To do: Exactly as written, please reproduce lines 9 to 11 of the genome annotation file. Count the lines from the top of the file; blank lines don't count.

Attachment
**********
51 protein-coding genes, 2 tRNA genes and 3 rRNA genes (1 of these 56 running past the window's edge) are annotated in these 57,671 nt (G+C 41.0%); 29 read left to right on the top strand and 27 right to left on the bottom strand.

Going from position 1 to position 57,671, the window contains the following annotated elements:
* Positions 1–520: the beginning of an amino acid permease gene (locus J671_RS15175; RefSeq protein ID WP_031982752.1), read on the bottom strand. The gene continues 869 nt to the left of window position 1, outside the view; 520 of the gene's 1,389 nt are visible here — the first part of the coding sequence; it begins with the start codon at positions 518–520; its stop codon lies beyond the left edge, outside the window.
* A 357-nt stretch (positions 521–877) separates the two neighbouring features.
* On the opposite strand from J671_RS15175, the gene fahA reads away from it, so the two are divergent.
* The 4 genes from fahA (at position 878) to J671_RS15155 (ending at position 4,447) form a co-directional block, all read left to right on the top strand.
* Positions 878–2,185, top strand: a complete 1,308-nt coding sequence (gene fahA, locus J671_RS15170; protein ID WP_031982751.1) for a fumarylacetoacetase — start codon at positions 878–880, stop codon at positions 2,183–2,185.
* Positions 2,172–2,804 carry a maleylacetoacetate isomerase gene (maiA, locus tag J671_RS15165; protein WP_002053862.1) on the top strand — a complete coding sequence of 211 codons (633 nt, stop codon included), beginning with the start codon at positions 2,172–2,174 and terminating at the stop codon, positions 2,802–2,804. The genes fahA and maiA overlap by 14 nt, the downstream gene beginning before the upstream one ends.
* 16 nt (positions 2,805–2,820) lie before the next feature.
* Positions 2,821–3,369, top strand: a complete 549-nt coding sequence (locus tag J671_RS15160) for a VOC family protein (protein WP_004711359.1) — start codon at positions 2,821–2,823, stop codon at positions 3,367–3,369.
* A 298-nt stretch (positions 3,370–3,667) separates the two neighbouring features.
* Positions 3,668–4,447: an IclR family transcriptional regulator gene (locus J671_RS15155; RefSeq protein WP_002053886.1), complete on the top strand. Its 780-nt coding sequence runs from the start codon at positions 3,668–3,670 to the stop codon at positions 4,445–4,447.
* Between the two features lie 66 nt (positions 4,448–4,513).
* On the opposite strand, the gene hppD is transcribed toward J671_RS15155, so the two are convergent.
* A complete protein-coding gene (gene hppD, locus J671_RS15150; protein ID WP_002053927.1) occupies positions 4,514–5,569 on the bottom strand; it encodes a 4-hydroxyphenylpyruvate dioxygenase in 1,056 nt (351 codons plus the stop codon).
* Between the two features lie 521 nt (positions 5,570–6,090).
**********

* 16 nt (positions 2,805–2,820) lie before the next feature.
* Positions 2,821–3,369, top strand: a complete 549-nt coding sequence (locus tag J671_RS15160) for a VOC family protein (protein WP_004711359.1) — start codon at positions 2,821–2,823, stop codon at positions 3,367–3,369.
* A 298-nt stretch (positions 3,370–3,667) separates the two neighbouring features.